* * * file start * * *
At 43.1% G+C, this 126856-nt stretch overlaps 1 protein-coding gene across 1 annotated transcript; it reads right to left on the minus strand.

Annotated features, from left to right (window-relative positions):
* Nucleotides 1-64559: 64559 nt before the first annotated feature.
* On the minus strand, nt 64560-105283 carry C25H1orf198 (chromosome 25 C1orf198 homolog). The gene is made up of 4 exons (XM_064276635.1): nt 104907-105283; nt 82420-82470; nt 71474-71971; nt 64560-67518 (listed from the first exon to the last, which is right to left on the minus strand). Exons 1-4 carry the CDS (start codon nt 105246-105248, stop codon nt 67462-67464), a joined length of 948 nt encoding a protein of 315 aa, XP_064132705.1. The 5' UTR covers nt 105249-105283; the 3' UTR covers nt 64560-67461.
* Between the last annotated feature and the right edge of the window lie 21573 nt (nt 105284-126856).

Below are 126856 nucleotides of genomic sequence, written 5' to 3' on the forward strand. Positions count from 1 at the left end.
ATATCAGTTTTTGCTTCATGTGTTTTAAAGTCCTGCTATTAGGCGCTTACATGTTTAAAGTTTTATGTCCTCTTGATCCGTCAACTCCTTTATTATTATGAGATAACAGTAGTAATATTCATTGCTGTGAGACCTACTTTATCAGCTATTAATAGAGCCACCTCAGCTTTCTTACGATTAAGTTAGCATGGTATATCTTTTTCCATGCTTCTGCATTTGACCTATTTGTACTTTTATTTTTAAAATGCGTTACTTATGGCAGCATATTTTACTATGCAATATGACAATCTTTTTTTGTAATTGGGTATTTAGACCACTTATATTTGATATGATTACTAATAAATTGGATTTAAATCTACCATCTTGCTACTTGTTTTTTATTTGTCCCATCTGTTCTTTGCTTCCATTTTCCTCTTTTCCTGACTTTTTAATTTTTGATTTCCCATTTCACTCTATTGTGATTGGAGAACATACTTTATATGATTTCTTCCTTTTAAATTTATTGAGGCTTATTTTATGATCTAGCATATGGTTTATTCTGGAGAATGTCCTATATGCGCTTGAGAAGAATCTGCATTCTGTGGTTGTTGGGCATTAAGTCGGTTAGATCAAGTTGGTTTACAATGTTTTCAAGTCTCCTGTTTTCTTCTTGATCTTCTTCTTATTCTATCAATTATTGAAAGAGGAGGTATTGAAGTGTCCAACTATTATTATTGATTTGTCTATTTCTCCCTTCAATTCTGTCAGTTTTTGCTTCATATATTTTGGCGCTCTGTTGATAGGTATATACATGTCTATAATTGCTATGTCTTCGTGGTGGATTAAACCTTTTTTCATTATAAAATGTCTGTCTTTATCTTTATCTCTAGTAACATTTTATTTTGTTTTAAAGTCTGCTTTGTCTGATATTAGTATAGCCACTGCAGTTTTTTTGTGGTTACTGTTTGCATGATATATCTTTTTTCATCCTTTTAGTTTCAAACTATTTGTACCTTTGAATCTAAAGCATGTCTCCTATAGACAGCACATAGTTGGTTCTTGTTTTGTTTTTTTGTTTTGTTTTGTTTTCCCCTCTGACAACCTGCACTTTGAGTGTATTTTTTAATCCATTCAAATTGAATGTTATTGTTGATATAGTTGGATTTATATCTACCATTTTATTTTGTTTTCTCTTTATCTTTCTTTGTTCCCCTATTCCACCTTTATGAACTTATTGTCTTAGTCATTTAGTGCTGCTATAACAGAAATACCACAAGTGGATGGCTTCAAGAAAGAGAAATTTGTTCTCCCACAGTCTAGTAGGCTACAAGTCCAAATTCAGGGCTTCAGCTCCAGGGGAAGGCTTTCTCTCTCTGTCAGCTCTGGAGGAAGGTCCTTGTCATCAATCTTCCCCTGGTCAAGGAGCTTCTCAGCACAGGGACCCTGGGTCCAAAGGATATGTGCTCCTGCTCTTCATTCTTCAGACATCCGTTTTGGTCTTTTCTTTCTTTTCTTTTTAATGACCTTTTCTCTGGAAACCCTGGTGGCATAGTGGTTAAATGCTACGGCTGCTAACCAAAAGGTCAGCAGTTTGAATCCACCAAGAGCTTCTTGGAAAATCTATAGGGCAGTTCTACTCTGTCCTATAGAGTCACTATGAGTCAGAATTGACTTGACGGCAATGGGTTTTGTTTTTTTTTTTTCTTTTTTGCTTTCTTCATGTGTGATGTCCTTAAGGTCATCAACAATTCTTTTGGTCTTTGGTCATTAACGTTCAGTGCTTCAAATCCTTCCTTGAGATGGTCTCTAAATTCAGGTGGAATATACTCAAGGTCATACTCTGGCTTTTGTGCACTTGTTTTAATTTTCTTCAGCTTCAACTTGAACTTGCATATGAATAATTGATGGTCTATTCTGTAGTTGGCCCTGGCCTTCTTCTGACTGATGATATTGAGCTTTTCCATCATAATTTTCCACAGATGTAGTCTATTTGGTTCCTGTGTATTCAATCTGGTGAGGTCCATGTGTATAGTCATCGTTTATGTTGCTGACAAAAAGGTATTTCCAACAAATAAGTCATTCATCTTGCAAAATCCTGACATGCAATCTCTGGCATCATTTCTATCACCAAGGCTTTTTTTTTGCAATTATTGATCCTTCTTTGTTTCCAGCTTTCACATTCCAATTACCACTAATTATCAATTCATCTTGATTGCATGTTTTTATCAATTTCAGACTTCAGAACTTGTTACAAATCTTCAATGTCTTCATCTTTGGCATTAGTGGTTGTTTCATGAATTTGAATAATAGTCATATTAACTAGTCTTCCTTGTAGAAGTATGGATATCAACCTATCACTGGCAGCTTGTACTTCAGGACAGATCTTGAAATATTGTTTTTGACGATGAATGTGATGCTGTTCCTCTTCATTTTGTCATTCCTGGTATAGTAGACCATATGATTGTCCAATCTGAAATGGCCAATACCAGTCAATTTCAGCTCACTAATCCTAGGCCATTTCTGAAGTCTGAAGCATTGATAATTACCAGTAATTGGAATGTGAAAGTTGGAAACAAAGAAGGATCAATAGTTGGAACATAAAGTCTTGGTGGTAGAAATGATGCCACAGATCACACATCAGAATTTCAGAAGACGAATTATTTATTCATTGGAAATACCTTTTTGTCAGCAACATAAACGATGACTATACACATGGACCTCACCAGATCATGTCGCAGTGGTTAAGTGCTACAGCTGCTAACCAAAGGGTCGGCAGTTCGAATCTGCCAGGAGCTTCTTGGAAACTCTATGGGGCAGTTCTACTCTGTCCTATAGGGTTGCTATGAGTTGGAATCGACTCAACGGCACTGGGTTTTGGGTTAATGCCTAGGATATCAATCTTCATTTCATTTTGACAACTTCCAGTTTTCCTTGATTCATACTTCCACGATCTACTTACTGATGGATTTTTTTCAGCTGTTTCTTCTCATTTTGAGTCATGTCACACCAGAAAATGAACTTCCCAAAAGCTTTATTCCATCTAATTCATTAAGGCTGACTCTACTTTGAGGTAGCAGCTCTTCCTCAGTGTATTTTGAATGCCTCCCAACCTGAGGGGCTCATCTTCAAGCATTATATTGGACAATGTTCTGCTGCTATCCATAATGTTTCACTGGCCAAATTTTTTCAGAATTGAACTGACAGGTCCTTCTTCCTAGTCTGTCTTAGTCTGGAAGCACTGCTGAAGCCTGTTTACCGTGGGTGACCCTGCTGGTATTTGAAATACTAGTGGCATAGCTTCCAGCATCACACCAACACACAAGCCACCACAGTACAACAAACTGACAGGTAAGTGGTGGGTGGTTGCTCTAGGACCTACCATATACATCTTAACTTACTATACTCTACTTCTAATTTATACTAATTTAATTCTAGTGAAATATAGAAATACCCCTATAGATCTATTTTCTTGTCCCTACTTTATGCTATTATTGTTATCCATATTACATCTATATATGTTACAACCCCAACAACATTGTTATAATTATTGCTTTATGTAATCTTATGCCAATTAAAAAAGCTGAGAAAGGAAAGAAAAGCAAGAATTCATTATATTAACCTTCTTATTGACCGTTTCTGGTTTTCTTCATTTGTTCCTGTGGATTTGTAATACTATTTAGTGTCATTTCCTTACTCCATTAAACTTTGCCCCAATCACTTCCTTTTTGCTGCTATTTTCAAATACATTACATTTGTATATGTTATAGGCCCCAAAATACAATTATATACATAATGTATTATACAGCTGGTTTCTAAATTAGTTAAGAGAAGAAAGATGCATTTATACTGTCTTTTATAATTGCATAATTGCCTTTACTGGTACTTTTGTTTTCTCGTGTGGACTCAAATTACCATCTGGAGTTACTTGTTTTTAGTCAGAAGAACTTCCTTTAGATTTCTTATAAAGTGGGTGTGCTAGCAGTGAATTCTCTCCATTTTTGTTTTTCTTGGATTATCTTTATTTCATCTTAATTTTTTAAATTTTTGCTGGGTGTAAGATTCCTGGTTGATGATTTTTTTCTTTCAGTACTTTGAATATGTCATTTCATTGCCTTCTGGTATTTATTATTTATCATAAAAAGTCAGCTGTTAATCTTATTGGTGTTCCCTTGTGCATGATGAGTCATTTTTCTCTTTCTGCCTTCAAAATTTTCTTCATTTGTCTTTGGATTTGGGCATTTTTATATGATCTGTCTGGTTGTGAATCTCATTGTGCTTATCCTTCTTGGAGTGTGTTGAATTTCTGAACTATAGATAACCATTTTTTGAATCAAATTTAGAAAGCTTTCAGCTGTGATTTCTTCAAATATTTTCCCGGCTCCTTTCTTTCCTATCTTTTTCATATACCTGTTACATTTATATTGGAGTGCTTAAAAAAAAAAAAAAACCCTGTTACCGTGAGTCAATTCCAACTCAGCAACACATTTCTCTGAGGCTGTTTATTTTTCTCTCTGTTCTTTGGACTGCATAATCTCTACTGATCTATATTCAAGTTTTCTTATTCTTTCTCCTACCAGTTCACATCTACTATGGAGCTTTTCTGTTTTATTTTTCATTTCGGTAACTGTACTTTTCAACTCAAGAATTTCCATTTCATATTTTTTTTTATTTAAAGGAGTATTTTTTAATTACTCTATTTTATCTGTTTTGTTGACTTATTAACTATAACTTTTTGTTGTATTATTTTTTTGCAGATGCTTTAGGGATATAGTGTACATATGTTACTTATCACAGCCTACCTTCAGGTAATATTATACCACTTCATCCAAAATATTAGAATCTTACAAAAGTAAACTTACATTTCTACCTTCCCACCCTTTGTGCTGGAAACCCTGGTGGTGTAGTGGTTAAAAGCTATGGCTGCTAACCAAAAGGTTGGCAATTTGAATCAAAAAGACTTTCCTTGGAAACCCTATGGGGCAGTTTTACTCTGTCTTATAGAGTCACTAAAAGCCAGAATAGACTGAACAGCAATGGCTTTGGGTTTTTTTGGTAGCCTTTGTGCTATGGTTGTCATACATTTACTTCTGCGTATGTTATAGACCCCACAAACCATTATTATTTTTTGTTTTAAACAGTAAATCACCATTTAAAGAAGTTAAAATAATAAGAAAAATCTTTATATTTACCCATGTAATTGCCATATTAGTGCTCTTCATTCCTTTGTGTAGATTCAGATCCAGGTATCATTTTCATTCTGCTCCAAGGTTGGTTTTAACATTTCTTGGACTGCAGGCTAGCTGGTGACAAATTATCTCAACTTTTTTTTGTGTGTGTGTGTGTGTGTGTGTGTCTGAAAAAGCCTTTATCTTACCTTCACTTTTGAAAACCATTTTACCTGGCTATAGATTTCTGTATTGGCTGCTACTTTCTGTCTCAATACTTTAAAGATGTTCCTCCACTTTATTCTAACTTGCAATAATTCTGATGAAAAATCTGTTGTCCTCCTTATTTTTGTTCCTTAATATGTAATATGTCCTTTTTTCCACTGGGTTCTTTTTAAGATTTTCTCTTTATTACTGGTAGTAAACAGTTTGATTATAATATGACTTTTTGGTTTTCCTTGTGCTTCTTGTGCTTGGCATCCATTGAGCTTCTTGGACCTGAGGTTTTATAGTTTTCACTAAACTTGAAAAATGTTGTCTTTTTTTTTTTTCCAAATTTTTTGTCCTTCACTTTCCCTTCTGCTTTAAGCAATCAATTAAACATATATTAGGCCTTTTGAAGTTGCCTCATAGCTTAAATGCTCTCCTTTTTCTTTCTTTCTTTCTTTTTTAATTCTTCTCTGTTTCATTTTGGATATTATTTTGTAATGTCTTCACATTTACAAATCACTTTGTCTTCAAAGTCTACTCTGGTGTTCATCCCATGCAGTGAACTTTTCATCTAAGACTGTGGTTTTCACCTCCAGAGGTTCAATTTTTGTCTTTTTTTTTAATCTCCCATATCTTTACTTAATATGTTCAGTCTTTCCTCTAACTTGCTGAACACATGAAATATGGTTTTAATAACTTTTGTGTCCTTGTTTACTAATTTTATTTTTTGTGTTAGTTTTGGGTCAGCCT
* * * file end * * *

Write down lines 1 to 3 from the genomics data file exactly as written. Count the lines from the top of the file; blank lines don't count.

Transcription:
At 43.1% G+C, this 126856-nt stretch overlaps 1 protein-coding gene across 1 annotated transcript; it reads right to left on the minus strand.

Annotated features, from left to right (window-relative positions):
* Nucleotides 1-64559: 64559 nt before the first annotated feature.